Ciao Biella: an Italian family brewery woos the bloggerati

You can hardly get fresher beer than from a bottle snatched off the production line by the managing director of the brewery, only seconds after it had been filled and capped – and, indeed, it’s excellent, cold, refreshingly flavourful and welcome, even at 10.30 in the morning. Mind, there are few or no Anglo-Saxon breweries where this would be possible, since health’n’safety barriers would be in place to prevent anyone from being able to reach across into the filling machinery and grab a passing bottle from the conveyor. However, this is Italy: while in a British brewery everybody would be forced into hi-vis jackets, ear protectors and goggles, here, where life is visibly more relaxed, visitors can wander about unworried by the HSE.

Menabrea brewery managing director Franco Thedy pulls a bottle out of the line

Menabrea brewery managing director Franco Thedy pulls a bottle out of the line

I am at Menabrea (pronounced roughly “MENahBRAYah”), one of the few surviving family-run Italian breweries, with roots that go back to before Italy was a single country. Menabrea is based in the town of Biella in Piedmont, 1,400 feet up in the foothills of the Alps, 40 miles from Turin to the south-west and 50 miles from Milan to the east. It is a town of 46,000 people, with soft water coming down from the Alps that, with plenty of nearby pastureland for sheep, has encouraged a local woollen industry: the town is home to Cerruti and Fila, among others. That same soft water is also very good for brewing lagers.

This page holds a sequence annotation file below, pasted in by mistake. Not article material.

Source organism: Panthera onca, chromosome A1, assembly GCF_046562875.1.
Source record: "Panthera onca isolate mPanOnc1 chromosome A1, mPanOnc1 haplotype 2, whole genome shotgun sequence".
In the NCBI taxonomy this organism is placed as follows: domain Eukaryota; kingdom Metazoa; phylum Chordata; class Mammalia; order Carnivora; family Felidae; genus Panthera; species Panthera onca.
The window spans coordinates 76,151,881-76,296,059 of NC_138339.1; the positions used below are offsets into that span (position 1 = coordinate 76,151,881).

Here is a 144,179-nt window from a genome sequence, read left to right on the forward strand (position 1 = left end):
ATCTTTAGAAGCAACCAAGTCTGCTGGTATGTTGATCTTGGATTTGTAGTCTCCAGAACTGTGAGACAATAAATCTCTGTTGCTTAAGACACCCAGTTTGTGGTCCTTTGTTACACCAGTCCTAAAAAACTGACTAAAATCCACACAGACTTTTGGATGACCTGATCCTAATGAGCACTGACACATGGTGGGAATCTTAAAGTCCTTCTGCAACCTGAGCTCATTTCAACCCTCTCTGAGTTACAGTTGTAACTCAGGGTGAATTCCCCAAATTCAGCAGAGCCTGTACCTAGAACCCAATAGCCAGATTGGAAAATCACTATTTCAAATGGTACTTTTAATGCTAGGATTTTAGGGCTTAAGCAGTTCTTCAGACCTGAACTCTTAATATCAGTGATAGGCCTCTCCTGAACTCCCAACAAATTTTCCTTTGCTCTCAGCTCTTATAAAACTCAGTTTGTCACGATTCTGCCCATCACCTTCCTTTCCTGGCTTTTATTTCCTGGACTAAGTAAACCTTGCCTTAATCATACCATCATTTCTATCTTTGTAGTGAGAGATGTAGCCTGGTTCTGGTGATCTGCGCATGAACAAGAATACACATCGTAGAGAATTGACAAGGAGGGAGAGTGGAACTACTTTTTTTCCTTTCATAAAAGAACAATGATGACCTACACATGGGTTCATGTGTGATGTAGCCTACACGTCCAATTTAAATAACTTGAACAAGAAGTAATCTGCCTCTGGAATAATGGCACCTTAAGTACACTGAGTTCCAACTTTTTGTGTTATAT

Inside the Menabrea brewery in Biella

Inside the Menabrea brewery in Biella

The brewery was started in 1846 by a couple of cafe owners, Antonio and Gian Battista Caraccio, and Antoine Welf, from Gressoney in the Aosta valley, to the north-west of Biella. Welf was a Walser, that is, a speaker of the Walliser dialect of German found in the Swiss canton of Valais and surrounding territories such as Aosta. Welf disappears, and in 1854 the Caraccio brothers started leasing the brewery in Biella to another Walser, Anton Zimmermann, also from Gressoney, and his compatriot Jean Joseph Menabreaz (sic), who were already running a brewery in the town of Aosta itself. Piedmont – and Aosta – were at that time part of the Kingdom of Sardinia, ruled by the House of Savoy, but in 1861, with some help from the French and Giuseppe Garibaldi, Victor Emmanuel, King of Sardinia, was able to declare himself King of a more-or-less united Italy. Three years later, in 1864, Zimmermann and Menabreaz – now, post-unification, with Italianised first names, Antonio and Giuseppe, and, in the latter’s case, a more Italian-looking surname as well, with the final “z” disappearing – bought the brewery in Biella from the Caraccios.